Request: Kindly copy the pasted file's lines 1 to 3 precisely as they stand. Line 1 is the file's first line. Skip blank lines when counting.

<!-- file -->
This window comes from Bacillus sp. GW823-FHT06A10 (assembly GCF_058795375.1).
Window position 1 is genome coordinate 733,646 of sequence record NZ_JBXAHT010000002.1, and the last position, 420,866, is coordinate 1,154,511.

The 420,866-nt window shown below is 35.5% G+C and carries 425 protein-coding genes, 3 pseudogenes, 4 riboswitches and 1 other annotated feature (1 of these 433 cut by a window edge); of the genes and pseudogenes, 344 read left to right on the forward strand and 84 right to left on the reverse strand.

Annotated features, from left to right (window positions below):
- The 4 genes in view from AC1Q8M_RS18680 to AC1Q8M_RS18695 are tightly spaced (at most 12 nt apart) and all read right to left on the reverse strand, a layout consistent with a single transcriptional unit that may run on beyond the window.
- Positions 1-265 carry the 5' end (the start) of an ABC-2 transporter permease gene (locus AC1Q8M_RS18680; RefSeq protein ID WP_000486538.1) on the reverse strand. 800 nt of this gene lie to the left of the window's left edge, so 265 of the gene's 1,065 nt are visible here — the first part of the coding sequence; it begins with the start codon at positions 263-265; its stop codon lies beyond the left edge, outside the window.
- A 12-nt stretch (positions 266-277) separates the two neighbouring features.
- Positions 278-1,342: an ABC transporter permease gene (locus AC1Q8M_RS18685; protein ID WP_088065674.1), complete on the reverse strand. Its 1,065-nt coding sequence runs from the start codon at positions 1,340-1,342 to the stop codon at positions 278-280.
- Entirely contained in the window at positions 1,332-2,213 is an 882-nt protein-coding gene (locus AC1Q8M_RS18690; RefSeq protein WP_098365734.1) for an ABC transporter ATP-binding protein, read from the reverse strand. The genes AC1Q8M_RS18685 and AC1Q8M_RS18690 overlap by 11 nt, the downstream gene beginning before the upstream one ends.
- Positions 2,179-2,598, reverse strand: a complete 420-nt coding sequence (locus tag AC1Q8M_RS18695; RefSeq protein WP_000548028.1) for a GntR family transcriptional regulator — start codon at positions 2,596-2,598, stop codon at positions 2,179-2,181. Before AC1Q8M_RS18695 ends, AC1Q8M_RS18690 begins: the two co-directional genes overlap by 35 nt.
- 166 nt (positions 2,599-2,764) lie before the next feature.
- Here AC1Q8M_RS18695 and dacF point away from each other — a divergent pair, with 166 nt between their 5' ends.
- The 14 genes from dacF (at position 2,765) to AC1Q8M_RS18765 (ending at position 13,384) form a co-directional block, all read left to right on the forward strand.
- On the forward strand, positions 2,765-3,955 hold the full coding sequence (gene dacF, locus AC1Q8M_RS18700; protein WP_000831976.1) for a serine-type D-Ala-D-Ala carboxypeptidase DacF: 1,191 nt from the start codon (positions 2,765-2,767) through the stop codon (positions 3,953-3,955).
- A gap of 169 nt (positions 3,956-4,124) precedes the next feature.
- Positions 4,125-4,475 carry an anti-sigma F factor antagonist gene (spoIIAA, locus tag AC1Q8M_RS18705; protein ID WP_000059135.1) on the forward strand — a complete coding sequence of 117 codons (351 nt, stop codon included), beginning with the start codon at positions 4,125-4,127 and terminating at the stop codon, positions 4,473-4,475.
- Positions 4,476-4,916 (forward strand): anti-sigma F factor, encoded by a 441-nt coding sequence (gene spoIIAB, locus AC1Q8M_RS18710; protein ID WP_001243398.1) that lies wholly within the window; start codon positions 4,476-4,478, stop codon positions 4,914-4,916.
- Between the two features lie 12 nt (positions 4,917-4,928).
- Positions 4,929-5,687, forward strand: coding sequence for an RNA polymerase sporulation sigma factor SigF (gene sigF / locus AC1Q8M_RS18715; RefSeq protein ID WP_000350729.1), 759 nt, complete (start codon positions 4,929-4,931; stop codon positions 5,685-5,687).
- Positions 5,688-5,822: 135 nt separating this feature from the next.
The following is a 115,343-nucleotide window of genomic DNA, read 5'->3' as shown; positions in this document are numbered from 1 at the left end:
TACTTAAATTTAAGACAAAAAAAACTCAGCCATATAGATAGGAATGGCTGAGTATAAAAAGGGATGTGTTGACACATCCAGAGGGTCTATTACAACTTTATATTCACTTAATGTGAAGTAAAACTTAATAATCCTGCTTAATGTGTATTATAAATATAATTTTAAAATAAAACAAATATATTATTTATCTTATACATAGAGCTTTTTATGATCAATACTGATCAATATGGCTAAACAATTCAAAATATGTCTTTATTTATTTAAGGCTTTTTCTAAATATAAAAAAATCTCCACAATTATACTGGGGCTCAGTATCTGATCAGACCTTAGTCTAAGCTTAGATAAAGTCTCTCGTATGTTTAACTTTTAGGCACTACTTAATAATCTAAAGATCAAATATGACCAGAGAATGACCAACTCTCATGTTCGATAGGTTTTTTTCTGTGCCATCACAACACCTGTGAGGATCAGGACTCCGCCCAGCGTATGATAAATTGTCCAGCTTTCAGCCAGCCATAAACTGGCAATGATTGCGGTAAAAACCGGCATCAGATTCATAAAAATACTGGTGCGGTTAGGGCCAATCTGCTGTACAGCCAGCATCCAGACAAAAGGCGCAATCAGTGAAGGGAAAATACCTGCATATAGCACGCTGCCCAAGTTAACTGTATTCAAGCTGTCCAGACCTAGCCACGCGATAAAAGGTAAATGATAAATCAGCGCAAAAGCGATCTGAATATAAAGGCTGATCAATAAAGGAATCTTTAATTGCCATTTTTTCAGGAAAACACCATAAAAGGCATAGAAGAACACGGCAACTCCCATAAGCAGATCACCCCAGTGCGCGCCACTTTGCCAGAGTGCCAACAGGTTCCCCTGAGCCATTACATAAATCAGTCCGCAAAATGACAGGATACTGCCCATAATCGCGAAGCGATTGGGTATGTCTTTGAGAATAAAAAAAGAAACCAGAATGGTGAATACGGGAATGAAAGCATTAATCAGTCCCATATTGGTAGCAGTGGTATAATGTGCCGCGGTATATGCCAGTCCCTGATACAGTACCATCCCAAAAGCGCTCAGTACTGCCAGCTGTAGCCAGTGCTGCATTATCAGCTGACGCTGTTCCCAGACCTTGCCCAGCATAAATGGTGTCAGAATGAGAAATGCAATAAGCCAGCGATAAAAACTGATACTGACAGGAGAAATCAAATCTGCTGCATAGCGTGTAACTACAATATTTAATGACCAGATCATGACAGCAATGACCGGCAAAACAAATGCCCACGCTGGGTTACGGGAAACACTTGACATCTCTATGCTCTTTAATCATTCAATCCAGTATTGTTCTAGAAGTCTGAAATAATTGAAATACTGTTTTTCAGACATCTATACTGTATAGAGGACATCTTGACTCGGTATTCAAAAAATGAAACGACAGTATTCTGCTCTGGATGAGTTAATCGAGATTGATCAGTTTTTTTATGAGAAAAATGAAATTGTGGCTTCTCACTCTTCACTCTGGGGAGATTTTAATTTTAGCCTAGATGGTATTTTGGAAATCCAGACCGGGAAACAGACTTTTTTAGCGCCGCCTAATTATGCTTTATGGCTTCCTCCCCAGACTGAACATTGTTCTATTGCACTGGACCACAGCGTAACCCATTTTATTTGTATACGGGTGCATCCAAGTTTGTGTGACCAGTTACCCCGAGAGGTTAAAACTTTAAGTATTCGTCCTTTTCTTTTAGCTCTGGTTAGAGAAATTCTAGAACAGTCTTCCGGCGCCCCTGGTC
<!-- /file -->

This window comes from Bacillus sp. GW823-FHT06A10 (assembly GCF_058795375.1).
Window position 1 is genome coordinate 733,646 of sequence record NZ_JBXAHT010000002.1, and the last position, 420,866, is coordinate 1,154,511.

The 420,866-nt window shown below is 35.5% G+C and carries 425 protein-coding genes, 3 pseudogenes, 4 riboswitches and 1 other annotated feature (1 of these 433 cut by a window edge); of the genes and pseudogenes, 344 read left to right on the forward strand and 84 right to left on the reverse strand.